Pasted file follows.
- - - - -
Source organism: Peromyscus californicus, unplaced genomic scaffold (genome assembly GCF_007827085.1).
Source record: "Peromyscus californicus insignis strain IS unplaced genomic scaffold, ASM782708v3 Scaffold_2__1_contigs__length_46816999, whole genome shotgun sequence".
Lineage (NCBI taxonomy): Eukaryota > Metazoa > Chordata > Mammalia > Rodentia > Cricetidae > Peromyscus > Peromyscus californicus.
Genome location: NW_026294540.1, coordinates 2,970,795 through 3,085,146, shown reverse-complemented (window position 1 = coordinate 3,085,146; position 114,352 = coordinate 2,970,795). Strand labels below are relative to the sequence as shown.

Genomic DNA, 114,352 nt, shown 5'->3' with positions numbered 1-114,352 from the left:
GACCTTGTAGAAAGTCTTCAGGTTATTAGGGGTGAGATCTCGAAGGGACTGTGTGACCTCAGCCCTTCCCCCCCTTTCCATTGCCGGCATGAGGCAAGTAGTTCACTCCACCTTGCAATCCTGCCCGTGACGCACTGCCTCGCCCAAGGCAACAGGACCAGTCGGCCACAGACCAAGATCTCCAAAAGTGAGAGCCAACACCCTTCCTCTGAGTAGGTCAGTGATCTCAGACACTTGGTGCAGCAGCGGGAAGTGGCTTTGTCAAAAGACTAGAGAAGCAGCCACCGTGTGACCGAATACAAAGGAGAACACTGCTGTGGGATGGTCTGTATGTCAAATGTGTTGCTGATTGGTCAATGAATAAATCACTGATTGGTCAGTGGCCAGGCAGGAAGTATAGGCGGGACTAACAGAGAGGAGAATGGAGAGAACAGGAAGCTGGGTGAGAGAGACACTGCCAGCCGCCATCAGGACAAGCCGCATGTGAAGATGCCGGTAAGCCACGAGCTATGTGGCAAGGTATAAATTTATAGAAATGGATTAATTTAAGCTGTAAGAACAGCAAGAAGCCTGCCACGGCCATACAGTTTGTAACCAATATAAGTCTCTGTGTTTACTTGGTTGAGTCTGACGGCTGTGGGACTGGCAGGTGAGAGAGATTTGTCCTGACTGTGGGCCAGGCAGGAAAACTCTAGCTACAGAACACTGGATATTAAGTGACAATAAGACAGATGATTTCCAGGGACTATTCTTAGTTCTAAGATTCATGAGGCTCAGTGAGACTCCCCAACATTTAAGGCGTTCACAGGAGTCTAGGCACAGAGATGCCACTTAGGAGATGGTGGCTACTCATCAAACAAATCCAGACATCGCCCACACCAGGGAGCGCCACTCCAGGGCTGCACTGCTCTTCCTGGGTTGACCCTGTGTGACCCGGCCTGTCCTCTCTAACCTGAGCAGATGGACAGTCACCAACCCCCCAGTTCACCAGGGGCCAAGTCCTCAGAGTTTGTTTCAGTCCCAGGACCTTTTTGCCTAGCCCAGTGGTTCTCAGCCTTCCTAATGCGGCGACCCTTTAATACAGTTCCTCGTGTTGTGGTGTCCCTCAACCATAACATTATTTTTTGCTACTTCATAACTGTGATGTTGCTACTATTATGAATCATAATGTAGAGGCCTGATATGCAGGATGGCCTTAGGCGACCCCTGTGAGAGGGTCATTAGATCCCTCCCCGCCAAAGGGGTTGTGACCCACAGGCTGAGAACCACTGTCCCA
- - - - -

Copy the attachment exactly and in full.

Source organism: Peromyscus californicus, unplaced genomic scaffold (genome assembly GCF_007827085.1).
Source record: "Peromyscus californicus insignis strain IS unplaced genomic scaffold, ASM782708v3 Scaffold_2__1_contigs__length_46816999, whole genome shotgun sequence".
Lineage (NCBI taxonomy): Eukaryota > Metazoa > Chordata > Mammalia > Rodentia > Cricetidae > Peromyscus > Peromyscus californicus.
Genome location: NW_026294540.1, coordinates 2,970,795 through 3,085,146, shown reverse-complemented (window position 1 = coordinate 3,085,146; position 114,352 = coordinate 2,970,795). Strand labels below are relative to the sequence as shown.

Genomic DNA, 114,352 nt, shown 5'->3' with positions numbered 1-114,352 from the left:
GACCTTGTAGAAAGTCTTCAGGTTATTAGGGGTGAGATCTCGAAGGGACTGTGTGACCTCAGCCCTTCCCCCCCTTTCCATTGCCGGCATGAGGCAAGTAGTTCACTCCACCTTGCAATCCTGCCCGTGACGCACTGCCTCGCCCAAGGCAACAGGACCAGTCGGCCACAGACCAAGATCTCCAAAAGTGAGAGCCAACACCCTTCCTCTGAGTAGGTCAGTGATCTCAGACACTTGGTGCAGCAGCGGGAAGTGGCTTTGTCAAAAGACTAGAGAAGCAGCCACCGTGTGACCGAATACAAAGGAGAACACTGCTGTGGGATGGTCTGTATGTCAAATGTGTTGCTGATTGGTCAATGAATAAATCACTGATTGGTCAGTGGCCAGGCAGGAAGTATAGGCGGGACTAACAGAGAGGAGAATGGAGAGAACAGGAAGCTGGGTGAGAGAGACACTGCCAGCCGCCATCAGGACAAGCCGCATGTGAAGATGCCGGTAAGCCACGAGCTATGTGGCAAGGTATAAATTTATAGAAATGGATTAATTTAAGCTGTAAGAACAGCAAGAAGCCTGCCACGGCCATACAGTTTGTAACCAATATAAGTCTCTGTGTTTACTTGGTTGAGTCTGACGGCTGTGGGACTGGCAGGTGAGAGAGATTTGTCCTGACTGTGGGCCAGGCAGGAAAACTCTAGCTACAGAACACTGGATATTAAGTGACAATAAGACAGATGATTTCCAGGGACTATTCTTAGTTCTAAGATTCATGAGGCTCAGTGAGACTCCCCAACATTTAAGGCGTTCACAGGAGTCTAGGCACAGAGATGCCACTTAGGAGATGGTGGCTACTCATCAAACAAATCCAGACATCGCCCACACCAGGGAGCGCCACTCCAGGGCTGCACTGCTCTTCCTGGGTTGACCCTGTGTGACCCGGCCTGTCCTCTCTAACCTGAGCAGATGGACAGTCACCAACCCCCCAGTTCACCAGGGGCCAAGTCCTCAGAGTTTGTTTCAGTCCCAGGACCTTTTTGCCTAGCCCAGTGGTTCTCAGCCTTCCTAATGCGGCGACCCTTTAATACAGTTCCTCGTGTTGTGGTGTCCCTCAACCATAACATTATTTTTTGCTACTTCATAACTGTGATGTTGCTACTATTATGAATCATAATGTAGAGGCCTGATATGCAGGATGGCCTTAGGCGACCCCTGTGAGAGGGTCATTAGATCCCTCCCCGCCAAAGGGGTTGTGACCCACAGGCTGAGAACCACTGTCCCA